How has the role of fashion director changed since you began?
A fashion director now has a multiplicity of jobs. One week, I’ll go to Switzerland for the watch fairs, and then I’ll go to Milan to the fashion shows, or to interview someone, or to go to a factory. I would hate to have one job. If I was just styling or just art directing, just writing about watches or just writing fashion coverage, I would probably be bored. In men’s, less so in women’s, you can be a jack of all trades and that gives it variety.
Because we had no budget and not enough people, we just got on with it.
When I started out, a fashion director had a very simple meaning — you did photoshoots and you oversaw the editorial plans, who you shot in terms of celebrities and how you’d approach it. Now, there are so many platforms in which you have to represent your title — your brand — online, on social media, in collaborations, in panels and interviews. You don’t represent yourself, you represent a brand. In my case, it’s Esquire.
What advice do you have for someone starting a career in fashion editorial?
It is not beneath you to put clothes in bags. I’ve had people interning who say, “Oh, you want me to put that in that bag?” as if some lower life form has to do it. When I’m on shoots, I’m filling trunks and crawling into the backs of trucks because that’s part of the job — you can’t cherry pick the bits that you like. It is not having lunch with a designer in Barneys and then going home in your limo. A lot of this stuff is a team effort, especially because there’s never enough budget, so you have to muck in in some way.
I don’t care where I read someone’s writing, but if I read it or I hear them doing a blog, a podcast, or I see a shoot, that’s real. The appearance of success has sort of taken over from actual success, but all the social media in the world is not going to protect you. You’ve got to pay your dues, to work on your reputation, and actually do something to earn a reputation. Having likes is not a reputation. It’s not going to make up for a lack of talent.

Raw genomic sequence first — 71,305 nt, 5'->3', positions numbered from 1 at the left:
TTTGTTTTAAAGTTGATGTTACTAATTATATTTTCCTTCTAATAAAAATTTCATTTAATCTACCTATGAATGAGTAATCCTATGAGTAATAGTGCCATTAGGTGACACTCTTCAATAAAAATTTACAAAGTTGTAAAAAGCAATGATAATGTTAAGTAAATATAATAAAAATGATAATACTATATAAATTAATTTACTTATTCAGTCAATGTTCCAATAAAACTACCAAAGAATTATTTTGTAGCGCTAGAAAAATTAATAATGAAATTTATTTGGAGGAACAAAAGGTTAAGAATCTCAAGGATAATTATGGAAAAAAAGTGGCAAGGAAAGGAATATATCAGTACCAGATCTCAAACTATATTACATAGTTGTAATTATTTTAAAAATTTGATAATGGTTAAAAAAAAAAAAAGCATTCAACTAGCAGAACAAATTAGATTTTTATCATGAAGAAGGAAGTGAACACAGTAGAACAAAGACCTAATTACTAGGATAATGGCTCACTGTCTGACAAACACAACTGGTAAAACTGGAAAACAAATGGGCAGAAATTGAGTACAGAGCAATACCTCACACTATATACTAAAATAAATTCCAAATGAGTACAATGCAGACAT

Is there anything specific a junior seeking an editorial job should do?
I always say, “Go to a factory,” to understand how they make things and why they make things that way. It also helps you to realise when you’re having the wool pulled over your eyes about the luxury of things. With watches, for example, you can understand why it takes five years to develop a new watch case and why there are so many noughts on the end of them. Having that understanding of not only the nuts and bolts of making things, but also the passion of the people who believe in their brands — you don’t get it until you see the people making it.
You’ve got to know more than other people, and if that means you gravitate towards one subject that you can control, that’s great. The more you do it, the more you will know, and the more you know, the more advantage you have. That knowledge has to come from lots of different people, not just what you learn on Instagram from looking at pictures. If you have a passion for something, you’ll find the opportunities.
What attributes do you look for when hiring someone?
Too many people try to talk their way into a job, but I think you have to look and listen your way into a job. You’ve got to drink up as much as you can, even more now, since there are so many platforms to do it on. Don’t spend all your energy telling people how fabulous you are — find out why they’re fabulous, or what’s interesting about them. Listen to them, especially if you’re a journalist, but also if you’re a stylist. You have to get your ideas, your ingredients, from somewhere and make your own thing from it.